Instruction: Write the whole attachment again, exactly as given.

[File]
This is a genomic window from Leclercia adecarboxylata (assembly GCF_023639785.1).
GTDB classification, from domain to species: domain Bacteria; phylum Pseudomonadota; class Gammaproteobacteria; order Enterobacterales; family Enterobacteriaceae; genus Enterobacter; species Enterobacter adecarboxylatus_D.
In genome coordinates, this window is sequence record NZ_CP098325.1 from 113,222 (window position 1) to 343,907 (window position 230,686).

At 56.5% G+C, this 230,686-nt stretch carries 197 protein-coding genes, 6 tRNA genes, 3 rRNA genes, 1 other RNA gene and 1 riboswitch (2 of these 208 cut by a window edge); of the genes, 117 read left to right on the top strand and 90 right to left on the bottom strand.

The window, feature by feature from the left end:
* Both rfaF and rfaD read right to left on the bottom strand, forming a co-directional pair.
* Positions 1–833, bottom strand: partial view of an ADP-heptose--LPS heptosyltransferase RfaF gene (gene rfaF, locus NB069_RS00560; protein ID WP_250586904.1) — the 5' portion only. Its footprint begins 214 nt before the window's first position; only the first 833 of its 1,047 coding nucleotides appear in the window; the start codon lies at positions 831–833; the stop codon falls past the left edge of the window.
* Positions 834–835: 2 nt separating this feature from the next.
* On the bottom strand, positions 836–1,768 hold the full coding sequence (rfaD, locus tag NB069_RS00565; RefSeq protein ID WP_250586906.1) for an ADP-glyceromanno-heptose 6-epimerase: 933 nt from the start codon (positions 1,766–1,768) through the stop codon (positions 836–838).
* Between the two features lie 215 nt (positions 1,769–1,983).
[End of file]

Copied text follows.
This is a genomic window from Leclercia adecarboxylata (assembly GCF_023639785.1).
GTDB classification, from domain to species: domain Bacteria; phylum Pseudomonadota; class Gammaproteobacteria; order Enterobacterales; family Enterobacteriaceae; genus Enterobacter; species Enterobacter adecarboxylatus_D.
In genome coordinates, this window is sequence record NZ_CP098325.1 from 113,222 (window position 1) to 343,907 (window position 230,686).

At 56.5% G+C, this 230,686-nt stretch carries 197 protein-coding genes, 6 tRNA genes, 3 rRNA genes, 1 other RNA gene and 1 riboswitch (2 of these 208 cut by a window edge); of the genes, 117 read left to right on the top strand and 90 right to left on the bottom strand.

The window, feature by feature from the left end:
* Both rfaF and rfaD read right to left on the bottom strand, forming a co-directional pair.
* Positions 1–833, bottom strand: partial view of an ADP-heptose--LPS heptosyltransferase RfaF gene (gene rfaF, locus NB069_RS00560; protein ID WP_250586904.1) — the 5' portion only. Its footprint begins 214 nt before the window's first position; only the first 833 of its 1,047 coding nucleotides appear in the window; the start codon lies at positions 831–833; the stop codon falls past the left edge of the window.
* Positions 834–835: 2 nt separating this feature from the next.
* On the bottom strand, positions 836–1,768 hold the full coding sequence (rfaD, locus tag NB069_RS00565; RefSeq protein ID WP_250586906.1) for an ADP-glyceromanno-heptose 6-epimerase: 933 nt from the start codon (positions 1,766–1,768) through the stop codon (positions 836–838).
* Between the two features lie 215 nt (positions 1,769–1,983).